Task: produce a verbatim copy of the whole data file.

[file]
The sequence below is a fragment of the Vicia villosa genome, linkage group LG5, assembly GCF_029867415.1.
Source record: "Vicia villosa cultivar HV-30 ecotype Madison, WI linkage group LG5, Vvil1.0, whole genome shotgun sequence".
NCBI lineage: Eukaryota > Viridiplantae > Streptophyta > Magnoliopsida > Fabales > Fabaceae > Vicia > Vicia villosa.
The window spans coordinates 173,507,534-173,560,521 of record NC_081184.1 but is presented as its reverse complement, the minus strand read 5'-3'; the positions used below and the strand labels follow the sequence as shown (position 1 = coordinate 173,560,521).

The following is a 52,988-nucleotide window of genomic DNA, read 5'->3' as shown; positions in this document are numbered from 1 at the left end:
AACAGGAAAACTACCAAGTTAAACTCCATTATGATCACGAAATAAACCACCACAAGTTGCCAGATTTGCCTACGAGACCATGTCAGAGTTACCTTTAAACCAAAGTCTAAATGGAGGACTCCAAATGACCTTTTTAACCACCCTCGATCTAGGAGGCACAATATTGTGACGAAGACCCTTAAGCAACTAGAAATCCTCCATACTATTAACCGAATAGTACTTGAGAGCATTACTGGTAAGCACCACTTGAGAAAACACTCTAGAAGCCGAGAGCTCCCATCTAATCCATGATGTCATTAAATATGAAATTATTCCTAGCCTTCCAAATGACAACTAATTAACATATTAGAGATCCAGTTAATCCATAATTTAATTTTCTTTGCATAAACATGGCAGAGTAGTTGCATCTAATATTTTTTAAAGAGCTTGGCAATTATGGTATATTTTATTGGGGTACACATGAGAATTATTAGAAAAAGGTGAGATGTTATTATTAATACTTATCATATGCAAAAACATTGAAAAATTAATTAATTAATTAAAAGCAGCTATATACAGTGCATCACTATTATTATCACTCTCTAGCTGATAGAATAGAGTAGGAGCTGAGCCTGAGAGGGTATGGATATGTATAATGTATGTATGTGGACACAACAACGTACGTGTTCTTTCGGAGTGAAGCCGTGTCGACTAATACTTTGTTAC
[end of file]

The sequence below is a fragment of the Vicia villosa genome, linkage group LG5, assembly GCF_029867415.1.
Source record: "Vicia villosa cultivar HV-30 ecotype Madison, WI linkage group LG5, Vvil1.0, whole genome shotgun sequence".
NCBI lineage: Eukaryota > Viridiplantae > Streptophyta > Magnoliopsida > Fabales > Fabaceae > Vicia > Vicia villosa.
The window spans coordinates 173,507,534-173,560,521 of record NC_081184.1 but is presented as its reverse complement, the minus strand read 5'-3'; the positions used below and the strand labels follow the sequence as shown (position 1 = coordinate 173,560,521).

The following is a 52,988-nucleotide window of genomic DNA, read 5'->3' as shown; positions in this document are numbered from 1 at the left end:
AACAGGAAAACTACCAAGTTAAACTCCATTATGATCACGAAATAAACCACCACAAGTTGCCAGATTTGCCTACGAGACCATGTCAGAGTTACCTTTAAACCAAAGTCTAAATGGAGGACTCCAAATGACCTTTTTAACCACCCTCGATCTAGGAGGCACAATATTGTGACGAAGACCCTTAAGCAACTAGAAATCCTCCATACTATTAACCGAATAGTACTTGAGAGCATTACTGGTAAGCACCACTTGAGAAAACACTCTAGAAGCCGAGAGCTCCCATCTAATCCATGATGTCATTAAATATGAAATTATTCCTAGCCTTCCAAATGACAACTAATTAACATATTAGAGATCCAGTTAATCCATAATTTAATTTTCTTTGCATAAACATGGCAGAGTAGTTGCATCTAATATTTTTTAAAGAGCTTGGCAATTATGGTATATTTTATTGGGGTACACATGAGAATTATTAGAAAAAGGTGAGATGTTATTATTAATACTTATCATATGCAAAAACATTGAAAAATTAATTAATTAATTAAAAGCAGCTATATACAGTGCATCACTATTATTATCACTCTCTAGCTGATAGAATAGAGTAGGAGCTGAGCCTGAGAGGGTATGGATATGTATAATGTATGTATGTGGACACAACAACGTACGTGTTCTTTCGGAGTGAAGCCGTGTCGACTAATACTTTGTTAC